Head injuries sustained by students participating in sports also are some of the most impactful student injury claims.
“According to the CDC, an estimated four million people under age 19 sustain a head injury annually. Of these approximately 52,000 die and 275,000 are hospitalized. An estimated 300,000 sports and recreation related concussions occur each year,” Muscatiello said.
In light of these statistics, Muscatiello said all schools should have a comprehensive concussion management policy in place that includes:
- Commitment to reduce the risk of head injuries.
- Procedure and treatment plan developed by the district medical director that includes a return-to-play protocol.
- Training to ensure proper education for school nurses, certified athletic trainers, physical education teachers, and coaches.
- Coordinated communication plan among appropriate staff.
- Annual review of the concussion management program.
“Schools also need to look into evidence-based training for social and emotional development for staff so students are more at ease in school and better adjusted to the return to scholastic structure,” Chino said.
3. Cyberbullying Risks
According to the national bullying program, stopbullying.gov, approximately 71% of youth say they have seen bullying in their schools.
“Cyberbullying is particularly pernicious because it is persistent, in that it follows students home,” Muscatiello said.
“It is permanent in that it can follow a victim through life – and unlike playground bullying of the past, it leaves an evidence trail for any lawsuit. And it is hard to notice for parents and school staff who are unlikely to have access to the social media applications where the bullying takes place.”
“A school will most likely be held legally accountable for cyberbullying if it has been made aware that cyberbullying is happening and does not address the situation,” Muscatiello added.
He said schools should develop rules and policies that hold bullying offenders accountable and positively affirm all students’ rights to a supportive school environment.
Mandated training for all staff and students on bullying and harassment with the specific inclusion of cyberbullying, were among Muscatiello’s recommendations, along with maintenance of attendance records for staff who received training.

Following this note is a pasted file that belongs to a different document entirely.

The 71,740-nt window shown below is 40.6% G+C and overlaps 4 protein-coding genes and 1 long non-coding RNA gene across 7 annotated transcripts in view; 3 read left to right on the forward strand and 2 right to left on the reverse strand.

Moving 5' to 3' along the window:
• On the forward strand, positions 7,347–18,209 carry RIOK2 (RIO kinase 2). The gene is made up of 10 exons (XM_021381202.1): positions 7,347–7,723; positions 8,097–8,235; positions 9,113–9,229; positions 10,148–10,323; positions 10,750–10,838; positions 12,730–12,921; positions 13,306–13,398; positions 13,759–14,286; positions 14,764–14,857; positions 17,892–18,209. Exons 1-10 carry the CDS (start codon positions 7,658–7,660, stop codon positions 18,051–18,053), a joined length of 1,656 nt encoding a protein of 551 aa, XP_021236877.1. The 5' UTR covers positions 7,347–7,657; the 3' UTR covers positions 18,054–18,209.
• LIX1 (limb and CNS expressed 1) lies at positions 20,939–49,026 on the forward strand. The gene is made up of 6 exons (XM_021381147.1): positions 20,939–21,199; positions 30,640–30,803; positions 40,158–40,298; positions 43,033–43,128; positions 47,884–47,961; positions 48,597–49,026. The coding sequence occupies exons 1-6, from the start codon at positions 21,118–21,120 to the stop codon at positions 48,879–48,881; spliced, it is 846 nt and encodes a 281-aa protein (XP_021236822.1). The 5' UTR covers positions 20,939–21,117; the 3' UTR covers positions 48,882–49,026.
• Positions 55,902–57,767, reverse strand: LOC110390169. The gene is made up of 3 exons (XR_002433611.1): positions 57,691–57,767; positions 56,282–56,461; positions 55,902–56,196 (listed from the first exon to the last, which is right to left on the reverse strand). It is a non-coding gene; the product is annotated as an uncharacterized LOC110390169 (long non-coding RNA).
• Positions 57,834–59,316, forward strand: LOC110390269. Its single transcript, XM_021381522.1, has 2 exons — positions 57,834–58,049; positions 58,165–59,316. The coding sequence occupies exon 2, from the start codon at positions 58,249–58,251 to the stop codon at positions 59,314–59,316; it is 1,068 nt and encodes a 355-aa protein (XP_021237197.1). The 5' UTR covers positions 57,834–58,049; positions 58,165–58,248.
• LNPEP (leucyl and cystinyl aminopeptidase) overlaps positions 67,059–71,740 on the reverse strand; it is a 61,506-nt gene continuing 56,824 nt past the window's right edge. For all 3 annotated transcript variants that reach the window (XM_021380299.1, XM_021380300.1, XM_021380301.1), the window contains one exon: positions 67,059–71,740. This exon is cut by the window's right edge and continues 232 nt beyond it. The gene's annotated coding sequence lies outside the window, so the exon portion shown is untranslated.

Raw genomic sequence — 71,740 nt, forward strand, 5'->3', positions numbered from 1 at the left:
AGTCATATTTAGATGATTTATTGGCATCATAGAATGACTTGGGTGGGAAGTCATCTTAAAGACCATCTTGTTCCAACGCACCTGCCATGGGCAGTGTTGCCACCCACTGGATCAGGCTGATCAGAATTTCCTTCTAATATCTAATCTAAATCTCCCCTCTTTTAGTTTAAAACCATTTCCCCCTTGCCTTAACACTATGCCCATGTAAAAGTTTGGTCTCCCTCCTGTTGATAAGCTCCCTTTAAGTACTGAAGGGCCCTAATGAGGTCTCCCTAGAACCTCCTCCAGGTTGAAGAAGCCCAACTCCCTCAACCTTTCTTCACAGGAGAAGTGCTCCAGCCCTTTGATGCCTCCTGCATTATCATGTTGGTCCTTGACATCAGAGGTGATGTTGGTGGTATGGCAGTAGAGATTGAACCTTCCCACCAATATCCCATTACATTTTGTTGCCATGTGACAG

In addition, schools can establish a confidential and private reporting system through which bullying incidents can be easily reported.
4. The Inherent Risk of Technology
Most parental anger with school technology is a result of claims that student and/or family privacy has been violated due to the use of school-mandated technology. Primarily, these claims revolve around the collection of student data without permission or the failure to keep student data secure.
“Many tech companies moved quickly into the education space as result of the pandemic and schools rushed to integrate that technology without fully exploring the possible resulting privacy exposures,” Muscatiello said.
The next frontier could be the use and storage of student biometric information as schools will have access to biometric tech tools that could improve student safety but could also violate privacy.
“There is an innate tension in the school environment between student rights and the school responsibility to keep students safe,” Muscatiello said.
“Schools should develop a data governance plan, which creates privacy policies that protect and secure student data and will ensure that the school community understands what data is collected, for what purpose, and how it will be protected.”
He said schools should also provide proper training to school staff around data collection and protection and ensure that data collection follow all pertinent laws and regulations.
5. Increased Vandalism
For the most part, vandalism within schools is not from students but from “criminal gangs” and in some cases those experiencing homelessness. In certain areas, campuses have been overrun by gangs of thieves that “hit” a group of buildings, stealing anything they can get their hands on.
“As a result, schools have installed better security and even safety officers, but the police do not always arrive in time to prevent the looting,” Chino said. Also, decommissioned buildings end up as sites where homeless will “squat” and it’s not uncommon for fires to result.
To further protect schools, secure perimeter fencing is another consideration Chino mentioned. Gates should be closed and locked and barbed or razor wired if it is allowed by city ordinance, Chino noted.
Lighting is imperative and must illuminate the entire site — again, conflicts with municipal ordinances might result, Chino added.
Sophisticated camera systems can help track down criminals, as its unlikely law enforcement will arrive in time. Finally, the presence of on-site guards can help deter less determined thieves, according to experts.
“Carriers are tightening terms, reducing limits, and/or increasing deductibles. We see this trend continuing,” Muscatiello said.
“As a former school leader and district administrator, I often simplify risk management in schools for my clients by saying that for any risk area at minimum they need to DTD – Develop, Train, and Document,” Muscatiello added.
“Develop a policy/plan/protocol; train stakeholders on the policy/plan/protocol; and document the training.” &